November 23, 2022 at 4:56 p.m.
Attainable, approachable sustainability
The discussion was led by panelists Amber Radatz, an agriculture water quality program manager at the University of Wisconsin-Madison; Amanda Freund, a creator of CowPots; Dr. Melissa Wilson, an associate professor at the University of Minnesota; and LuAnn Troxel, a farmer and dairy enthusiast.
“Everyone knows sustainability is an important word,” Troxel said.
Radatz works closely with Discovery Farms, a program of UW-Madison Division of Extension. Discovery Farms is farmer-led research aimed toward agriculture and water quality that is carried out on private farms.
“My job is to provide science to support continuous improvement and tools to help farmers address issues,” Radatz said.
Radatz said the producer’s job is to learn how to adapt the tools she provides to manage their farm and unique situations, especially as it applies to manure management. Radatz also works closely with water quality issues and oversees water quality research and outreach programs.
When it comes to manure, Freund works with the sales and marketing of CowPots, a company that manufactures biodegradable, natural and plastic-free seed pots made of manure.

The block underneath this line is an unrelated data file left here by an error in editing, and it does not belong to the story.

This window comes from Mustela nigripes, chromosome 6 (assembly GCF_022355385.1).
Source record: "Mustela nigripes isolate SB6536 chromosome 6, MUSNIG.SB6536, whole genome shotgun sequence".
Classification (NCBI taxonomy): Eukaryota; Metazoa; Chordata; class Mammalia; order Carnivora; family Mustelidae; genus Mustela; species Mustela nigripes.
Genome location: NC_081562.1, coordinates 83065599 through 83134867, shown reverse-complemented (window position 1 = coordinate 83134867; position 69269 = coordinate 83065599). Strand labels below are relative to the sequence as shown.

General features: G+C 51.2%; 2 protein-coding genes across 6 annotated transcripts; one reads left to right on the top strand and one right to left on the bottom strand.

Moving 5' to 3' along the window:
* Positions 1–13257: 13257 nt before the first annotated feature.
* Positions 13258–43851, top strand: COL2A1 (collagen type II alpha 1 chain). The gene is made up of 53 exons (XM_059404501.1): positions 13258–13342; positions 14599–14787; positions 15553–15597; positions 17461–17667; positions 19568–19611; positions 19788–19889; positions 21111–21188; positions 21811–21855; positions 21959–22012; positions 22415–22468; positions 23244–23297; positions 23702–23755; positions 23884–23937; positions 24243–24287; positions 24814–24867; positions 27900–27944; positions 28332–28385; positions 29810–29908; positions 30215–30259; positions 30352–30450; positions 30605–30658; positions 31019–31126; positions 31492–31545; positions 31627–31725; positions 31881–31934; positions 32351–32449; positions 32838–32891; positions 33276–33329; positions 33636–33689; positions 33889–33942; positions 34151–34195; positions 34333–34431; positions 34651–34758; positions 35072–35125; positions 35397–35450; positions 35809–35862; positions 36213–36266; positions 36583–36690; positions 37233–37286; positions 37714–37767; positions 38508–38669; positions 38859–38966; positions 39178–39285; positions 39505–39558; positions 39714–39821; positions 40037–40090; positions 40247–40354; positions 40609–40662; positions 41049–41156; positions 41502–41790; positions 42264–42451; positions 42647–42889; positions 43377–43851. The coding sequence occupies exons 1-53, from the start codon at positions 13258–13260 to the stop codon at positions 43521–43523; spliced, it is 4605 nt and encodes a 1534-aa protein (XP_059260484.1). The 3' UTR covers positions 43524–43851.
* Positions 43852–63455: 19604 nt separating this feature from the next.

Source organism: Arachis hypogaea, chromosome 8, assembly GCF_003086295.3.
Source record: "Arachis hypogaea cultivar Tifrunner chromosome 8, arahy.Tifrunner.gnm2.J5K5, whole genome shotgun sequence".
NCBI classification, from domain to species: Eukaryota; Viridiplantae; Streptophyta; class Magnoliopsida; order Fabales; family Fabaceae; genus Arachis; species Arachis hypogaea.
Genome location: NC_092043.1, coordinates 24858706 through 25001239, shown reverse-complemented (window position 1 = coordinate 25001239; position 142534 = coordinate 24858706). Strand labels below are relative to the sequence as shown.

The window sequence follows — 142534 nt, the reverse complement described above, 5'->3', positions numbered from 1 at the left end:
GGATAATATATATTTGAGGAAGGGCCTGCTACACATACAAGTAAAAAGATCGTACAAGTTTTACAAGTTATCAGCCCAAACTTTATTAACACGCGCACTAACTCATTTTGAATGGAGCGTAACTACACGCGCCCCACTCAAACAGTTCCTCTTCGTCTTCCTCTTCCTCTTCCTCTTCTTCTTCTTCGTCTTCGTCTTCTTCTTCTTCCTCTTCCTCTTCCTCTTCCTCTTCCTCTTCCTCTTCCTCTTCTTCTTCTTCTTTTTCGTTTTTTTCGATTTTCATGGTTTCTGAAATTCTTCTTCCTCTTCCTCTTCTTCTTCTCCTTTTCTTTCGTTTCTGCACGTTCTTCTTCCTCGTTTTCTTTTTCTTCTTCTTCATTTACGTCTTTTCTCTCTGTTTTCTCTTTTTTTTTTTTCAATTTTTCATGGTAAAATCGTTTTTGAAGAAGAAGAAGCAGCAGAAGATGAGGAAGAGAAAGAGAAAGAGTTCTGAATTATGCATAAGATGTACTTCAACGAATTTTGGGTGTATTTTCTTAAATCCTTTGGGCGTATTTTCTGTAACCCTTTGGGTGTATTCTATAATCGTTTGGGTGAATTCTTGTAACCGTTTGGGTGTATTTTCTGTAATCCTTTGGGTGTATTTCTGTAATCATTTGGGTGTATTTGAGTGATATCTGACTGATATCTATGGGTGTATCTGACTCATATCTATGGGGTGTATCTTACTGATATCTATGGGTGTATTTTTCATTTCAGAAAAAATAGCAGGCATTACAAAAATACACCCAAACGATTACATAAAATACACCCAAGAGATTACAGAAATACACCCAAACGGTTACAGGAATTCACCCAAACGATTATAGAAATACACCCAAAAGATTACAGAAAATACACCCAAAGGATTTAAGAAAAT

Freund wanted to use a dairy cow byproduct to create something unique.
The company offers various sizes of pots and is working on using the material for packaging the corners of picture frames. The company is also open to working with manufacturers who are looking to build custom prototypes from the CowPot product for their own use.
Although Freund said they sold their cows, they adapted to sustainable practices on their farm. They have a methane digester, which produces biogas from manure, and solar panels. They also recycle water, manage soil health and practice no-till farming on their corn fields in addition to creating the biodegradable CowPots.
Wilson presented on manure management and the importance of manure.
“Manure is the gift that keeps on giving,” Wilson said.
Manure provides to the ecosystem, feeds the microbes and provides nutrients, Wilson said. Providing manure to the soil can also improve soil health. Wilson said manure does so by becoming less erodible and increasing the water holding capacity of the soil.
Manure can also be managed. Injecting the manure into the soil can potentially reduce the odor, Wilson said.
Wilson, Radatz, Freund and Troxel said producers need to understand the science behind sustainability efforts so they can share their efforts with consumers.